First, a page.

Dr. Walters received her B.A. degree from Mt. Holyoke College and her Ph.D. from Yale University, where she studied the pharmacology and neurophysiology of the dopamine system in the basal ganglia. After postdoctoral work at Yale, she joined the faculty of the Department of Psychiatry at the Yale University School of Medicine and then moved to the Experimental Therapeutics Branch in NINDS, where she now serves as Chief of the Neurophysiological Pharmacology Section. Her laboratory explores the role of dopamine in basal ganglia-thalamocortical function.
The goal of the Neurophysiological Pharmacology Section is to elucidate the function of specific neuronal systems in regulating information processing in basal ganglia-thalamocortical networks. The Section interests are currently focused on relationships between dopamine and basal ganglia-thalamocortical system function and dysfunction, especially with respect to movement disorders. Effort is directed toward identifying mechanisms that could be manipulated to prevent, correct, and/or compensate for dysfunction occurring in these systems in disorders such as Parkinson's disease, dyskinesia, Huntington's disease, Tourette's syndrome and attention deficit/hyperactivity disorder (ADHD).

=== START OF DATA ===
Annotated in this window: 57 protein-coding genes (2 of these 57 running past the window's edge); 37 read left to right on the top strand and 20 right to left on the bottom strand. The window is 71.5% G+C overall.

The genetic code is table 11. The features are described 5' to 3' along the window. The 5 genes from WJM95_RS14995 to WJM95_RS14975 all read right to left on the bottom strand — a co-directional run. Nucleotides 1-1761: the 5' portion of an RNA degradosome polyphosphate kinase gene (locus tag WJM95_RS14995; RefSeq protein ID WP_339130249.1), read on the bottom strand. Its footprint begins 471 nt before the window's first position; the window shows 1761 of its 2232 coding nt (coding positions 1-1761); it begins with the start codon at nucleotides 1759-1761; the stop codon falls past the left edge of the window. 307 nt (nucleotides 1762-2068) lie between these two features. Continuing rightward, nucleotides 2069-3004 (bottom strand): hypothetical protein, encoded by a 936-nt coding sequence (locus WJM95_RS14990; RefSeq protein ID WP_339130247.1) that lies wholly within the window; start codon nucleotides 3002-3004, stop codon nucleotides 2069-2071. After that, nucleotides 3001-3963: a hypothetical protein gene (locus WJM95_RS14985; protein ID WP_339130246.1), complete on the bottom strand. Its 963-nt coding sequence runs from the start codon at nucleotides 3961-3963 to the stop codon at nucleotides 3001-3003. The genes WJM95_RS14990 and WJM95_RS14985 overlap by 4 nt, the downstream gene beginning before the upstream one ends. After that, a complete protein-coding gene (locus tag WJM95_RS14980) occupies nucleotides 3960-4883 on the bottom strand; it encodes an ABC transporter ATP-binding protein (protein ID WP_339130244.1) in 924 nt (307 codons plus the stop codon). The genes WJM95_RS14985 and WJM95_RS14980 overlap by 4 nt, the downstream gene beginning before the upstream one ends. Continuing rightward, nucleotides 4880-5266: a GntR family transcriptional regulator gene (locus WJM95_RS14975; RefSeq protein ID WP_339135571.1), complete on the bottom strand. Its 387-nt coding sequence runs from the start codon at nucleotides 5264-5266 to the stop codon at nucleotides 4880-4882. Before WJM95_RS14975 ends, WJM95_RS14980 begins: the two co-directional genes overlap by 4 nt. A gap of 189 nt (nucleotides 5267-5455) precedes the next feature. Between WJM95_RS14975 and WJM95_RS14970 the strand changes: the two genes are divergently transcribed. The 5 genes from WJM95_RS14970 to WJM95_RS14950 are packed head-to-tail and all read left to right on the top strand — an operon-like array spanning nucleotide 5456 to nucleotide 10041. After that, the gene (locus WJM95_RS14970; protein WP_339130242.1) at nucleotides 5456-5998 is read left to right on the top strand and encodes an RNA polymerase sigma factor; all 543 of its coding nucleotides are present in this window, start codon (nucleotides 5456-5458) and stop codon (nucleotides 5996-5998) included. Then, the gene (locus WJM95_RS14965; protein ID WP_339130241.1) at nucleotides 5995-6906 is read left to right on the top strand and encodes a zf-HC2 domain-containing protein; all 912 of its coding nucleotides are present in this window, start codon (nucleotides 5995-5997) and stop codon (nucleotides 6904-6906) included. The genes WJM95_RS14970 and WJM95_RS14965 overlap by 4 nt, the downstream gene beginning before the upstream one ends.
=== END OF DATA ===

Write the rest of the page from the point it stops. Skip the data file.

Neurophysiological approaches are utilized to investigate activity in basal ganglia-thalamocortical circuits in normal and abnormal motor states and the potential for modulating basal ganglia- thalamocortical network function with drugs and other interventions, such as deep brain stimulation. An area of current interest is the role of dopamine receptor stimulation in modulation of synchronized and oscillatory neuronal activity in a range of frequencies in the context of basal ganglia-thalamocortical network function and dysfunction. Techniques include in vivo recordings in anesthetized and awake behaving rodent preparations in conjunction with selective lesion, stimulation or drug treatments, and biochemical, behavioral and anatomical measures.